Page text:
Uranium from sea water. Nuclear power could provide additional electricity without boosting carbon emissions, but the world's uranium fuel reserves are limited. However, more than four billion tons of the element exist in ocean water. Separating uranium from ocean water is complicated by the presence of metals such as vanadium and cobalt that are captured along with uranium in existing technologies. Processes to obtain uranium from sea water have been demonstrated on small scales, but those would have to be scaled up before they can make a substantial contribution to the expansion of nuclear power.
Alkenes from alkanes. Production of certain plastics requires alkenes - hydrocarbons such as ethane and propene, whose total annual production exceeds 200 million tons. The separation of ethene from ethane, for instance, typically requires high-pressure cryogenic distillation at low temperatures. Hybrid separation techniques that use a combination of membranes and distillation could reduce energy use by a factor of two or three, but large volumes of membrane materials - up to one million square meters at a single chemical plant - could be required for scale-up.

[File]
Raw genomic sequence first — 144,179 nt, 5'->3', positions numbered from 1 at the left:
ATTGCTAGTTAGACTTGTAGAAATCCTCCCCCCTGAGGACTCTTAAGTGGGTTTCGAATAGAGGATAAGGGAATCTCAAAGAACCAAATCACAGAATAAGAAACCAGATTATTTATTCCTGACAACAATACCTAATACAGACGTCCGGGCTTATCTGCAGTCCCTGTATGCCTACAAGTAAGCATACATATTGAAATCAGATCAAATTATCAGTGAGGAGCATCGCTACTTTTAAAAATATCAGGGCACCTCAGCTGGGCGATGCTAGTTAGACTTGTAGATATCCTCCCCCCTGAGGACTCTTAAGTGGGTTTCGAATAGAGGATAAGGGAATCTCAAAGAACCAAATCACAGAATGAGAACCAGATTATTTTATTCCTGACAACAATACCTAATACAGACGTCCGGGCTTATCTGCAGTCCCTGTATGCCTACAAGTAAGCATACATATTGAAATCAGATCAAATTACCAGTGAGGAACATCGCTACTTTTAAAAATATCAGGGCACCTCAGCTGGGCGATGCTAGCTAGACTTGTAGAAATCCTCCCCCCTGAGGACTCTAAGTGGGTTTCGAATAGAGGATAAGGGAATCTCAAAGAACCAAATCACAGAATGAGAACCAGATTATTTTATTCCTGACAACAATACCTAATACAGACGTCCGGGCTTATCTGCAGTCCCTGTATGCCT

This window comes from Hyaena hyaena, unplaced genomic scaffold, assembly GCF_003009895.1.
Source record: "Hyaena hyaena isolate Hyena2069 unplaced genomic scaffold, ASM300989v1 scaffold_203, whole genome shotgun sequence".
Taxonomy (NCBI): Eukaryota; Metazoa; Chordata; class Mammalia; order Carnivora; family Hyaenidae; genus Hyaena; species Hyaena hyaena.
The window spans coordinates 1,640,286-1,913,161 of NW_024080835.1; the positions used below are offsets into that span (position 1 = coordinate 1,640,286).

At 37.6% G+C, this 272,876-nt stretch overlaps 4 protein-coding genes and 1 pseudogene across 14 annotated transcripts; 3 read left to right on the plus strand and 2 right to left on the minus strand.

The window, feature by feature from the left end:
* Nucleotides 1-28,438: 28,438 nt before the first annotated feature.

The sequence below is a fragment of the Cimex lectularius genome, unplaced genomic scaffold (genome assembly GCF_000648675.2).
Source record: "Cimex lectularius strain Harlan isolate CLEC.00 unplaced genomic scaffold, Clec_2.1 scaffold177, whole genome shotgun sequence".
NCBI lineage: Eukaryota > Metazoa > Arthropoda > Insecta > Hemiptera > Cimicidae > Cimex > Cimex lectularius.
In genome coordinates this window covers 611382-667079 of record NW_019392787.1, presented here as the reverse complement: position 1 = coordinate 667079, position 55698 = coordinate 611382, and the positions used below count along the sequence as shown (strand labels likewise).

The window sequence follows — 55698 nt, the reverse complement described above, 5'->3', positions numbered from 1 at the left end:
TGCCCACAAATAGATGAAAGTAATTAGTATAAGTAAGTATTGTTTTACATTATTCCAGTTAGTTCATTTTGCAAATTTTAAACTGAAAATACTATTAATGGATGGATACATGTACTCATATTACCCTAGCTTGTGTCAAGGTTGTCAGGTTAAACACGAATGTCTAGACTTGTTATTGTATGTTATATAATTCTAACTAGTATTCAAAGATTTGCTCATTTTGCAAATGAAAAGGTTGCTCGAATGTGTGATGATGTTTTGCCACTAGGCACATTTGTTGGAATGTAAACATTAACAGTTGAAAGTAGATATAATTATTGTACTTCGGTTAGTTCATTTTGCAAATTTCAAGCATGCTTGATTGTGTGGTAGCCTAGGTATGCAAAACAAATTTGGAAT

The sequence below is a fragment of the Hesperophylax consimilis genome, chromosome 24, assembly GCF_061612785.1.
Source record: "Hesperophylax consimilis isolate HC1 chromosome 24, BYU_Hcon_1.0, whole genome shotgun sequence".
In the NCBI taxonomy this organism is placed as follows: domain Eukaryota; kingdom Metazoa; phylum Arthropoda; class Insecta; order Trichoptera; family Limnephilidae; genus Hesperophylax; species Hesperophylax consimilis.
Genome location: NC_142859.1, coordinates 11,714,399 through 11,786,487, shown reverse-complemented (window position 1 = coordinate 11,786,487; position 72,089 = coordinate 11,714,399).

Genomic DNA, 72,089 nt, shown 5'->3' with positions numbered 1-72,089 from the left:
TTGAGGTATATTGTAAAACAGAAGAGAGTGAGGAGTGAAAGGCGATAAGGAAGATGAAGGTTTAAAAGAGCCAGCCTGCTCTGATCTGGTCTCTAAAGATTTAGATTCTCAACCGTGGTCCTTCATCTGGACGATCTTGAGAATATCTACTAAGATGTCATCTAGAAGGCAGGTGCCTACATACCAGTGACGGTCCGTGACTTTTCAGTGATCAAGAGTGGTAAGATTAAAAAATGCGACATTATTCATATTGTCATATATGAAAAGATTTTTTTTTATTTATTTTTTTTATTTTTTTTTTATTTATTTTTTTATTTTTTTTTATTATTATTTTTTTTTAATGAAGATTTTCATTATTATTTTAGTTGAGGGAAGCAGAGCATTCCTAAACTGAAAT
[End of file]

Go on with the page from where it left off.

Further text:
Greenhouse gases from dilute emissions. Emission of carbon dioxide and hydrocarbons such as methane contribute to global climate change. Removing these compounds from dilute sources such as power plant emissions can be done using liquid amine materials, but removing the carbon dioxide from that material requires heat. Less costly methods for removing carbon dioxide are needed.
Rare earth metals from ores. Rare earth elements are used in magnets, catalysts and high-efficiency lighting. Though these materials are not really rare, obtaining them is difficult because they exist in trace quantities that must be separated from ores using complex mechanical and chemical processes.
Benzene derivatives from each other. Benzene and its derivatives are essential to production of many polymers, plastics, fibers, solvents and fuel additives. These molecules are now separated using distillation columns with combined annual energy usage of about 50 gigawatts. Advances in membranes or sorbents could significantly reduce this energy investment.
Trace contaminants from water. Desalination is already critical to meeting the need for fresh water in some parts of the world, but the process is both energy and capital intensive, regardless of whether membrane or distillation processes are used. Development of membranes that are both more productive and resistant to fouling could drive down the costs.
Sholl and Lively conclude the paper by suggesting four steps that could be taken by academic researchers and policymakers to help expand the use of non-thermal separation techniques:
- In research, consider realistic chemical mixtures and reflect real-world conditions,
- Evaluate the economics and sustainability of any separation technique,
- Consider the scale at which technology would have to be deployed for industry, and
- Further expose chemical engineers and chemists in training to separation techniques that do not require distillation.